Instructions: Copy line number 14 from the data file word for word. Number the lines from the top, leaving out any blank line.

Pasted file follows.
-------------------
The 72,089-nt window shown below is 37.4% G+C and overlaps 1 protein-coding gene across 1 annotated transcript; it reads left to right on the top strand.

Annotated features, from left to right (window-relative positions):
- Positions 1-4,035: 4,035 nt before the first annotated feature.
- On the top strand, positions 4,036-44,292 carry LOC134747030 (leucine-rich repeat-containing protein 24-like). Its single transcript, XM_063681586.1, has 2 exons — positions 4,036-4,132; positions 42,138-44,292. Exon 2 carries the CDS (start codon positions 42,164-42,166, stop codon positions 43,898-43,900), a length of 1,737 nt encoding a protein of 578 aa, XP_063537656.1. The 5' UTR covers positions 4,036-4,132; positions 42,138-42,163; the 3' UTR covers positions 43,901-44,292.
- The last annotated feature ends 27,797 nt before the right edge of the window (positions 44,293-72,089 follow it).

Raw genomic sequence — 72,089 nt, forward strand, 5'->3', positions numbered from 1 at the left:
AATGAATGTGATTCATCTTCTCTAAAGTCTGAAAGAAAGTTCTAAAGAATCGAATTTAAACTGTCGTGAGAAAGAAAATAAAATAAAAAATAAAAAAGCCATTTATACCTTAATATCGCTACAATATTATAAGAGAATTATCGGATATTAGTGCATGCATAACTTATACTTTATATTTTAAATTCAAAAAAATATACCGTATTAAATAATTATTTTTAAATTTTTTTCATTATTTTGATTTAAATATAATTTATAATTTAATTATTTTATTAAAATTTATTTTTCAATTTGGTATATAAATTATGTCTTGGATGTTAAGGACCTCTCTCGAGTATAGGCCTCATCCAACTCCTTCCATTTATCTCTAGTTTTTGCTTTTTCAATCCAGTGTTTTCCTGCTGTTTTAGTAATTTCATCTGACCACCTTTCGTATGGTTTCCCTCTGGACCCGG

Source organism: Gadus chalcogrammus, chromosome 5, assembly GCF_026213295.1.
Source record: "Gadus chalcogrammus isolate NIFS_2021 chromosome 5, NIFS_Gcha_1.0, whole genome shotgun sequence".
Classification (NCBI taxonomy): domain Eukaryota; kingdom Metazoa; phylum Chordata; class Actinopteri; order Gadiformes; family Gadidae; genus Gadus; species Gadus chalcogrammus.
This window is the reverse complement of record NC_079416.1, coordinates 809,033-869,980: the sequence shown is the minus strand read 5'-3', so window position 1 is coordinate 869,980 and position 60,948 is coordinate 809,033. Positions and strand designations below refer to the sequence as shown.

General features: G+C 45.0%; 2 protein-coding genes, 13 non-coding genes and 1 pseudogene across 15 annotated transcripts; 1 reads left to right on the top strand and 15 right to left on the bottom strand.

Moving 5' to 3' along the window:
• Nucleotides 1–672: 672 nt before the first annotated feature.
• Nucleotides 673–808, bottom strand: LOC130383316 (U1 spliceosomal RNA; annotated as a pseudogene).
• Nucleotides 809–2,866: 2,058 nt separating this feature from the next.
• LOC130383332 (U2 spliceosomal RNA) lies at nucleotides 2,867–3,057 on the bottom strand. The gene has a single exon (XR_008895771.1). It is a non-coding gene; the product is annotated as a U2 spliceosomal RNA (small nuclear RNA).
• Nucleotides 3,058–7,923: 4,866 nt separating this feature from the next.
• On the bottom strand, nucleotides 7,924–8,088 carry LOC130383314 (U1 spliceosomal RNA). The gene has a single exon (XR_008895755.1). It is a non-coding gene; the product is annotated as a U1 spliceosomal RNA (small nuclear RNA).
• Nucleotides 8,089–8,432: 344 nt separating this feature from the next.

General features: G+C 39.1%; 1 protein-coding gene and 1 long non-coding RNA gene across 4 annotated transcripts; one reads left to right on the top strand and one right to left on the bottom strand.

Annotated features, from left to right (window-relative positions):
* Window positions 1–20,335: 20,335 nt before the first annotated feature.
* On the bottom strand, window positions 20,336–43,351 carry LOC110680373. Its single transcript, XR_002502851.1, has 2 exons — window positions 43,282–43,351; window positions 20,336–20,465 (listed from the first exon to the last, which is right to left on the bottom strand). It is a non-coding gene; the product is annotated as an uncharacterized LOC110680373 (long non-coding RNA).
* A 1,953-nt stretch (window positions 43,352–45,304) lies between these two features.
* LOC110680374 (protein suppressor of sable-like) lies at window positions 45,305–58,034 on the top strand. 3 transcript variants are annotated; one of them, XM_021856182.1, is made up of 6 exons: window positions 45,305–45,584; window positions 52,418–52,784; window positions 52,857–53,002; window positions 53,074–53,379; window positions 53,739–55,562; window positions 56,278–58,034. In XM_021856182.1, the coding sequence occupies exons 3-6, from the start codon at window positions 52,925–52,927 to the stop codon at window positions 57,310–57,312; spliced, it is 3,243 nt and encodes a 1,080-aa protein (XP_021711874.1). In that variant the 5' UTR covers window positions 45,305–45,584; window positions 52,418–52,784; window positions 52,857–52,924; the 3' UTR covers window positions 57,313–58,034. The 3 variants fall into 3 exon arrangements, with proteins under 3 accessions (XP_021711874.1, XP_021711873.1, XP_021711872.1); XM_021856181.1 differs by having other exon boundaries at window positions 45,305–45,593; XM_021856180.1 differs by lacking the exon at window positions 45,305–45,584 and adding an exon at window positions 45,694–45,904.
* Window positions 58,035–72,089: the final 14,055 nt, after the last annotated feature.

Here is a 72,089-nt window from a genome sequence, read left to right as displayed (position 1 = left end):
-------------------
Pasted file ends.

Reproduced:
• Nucleotides 1–672: 672 nt before the first annotated feature.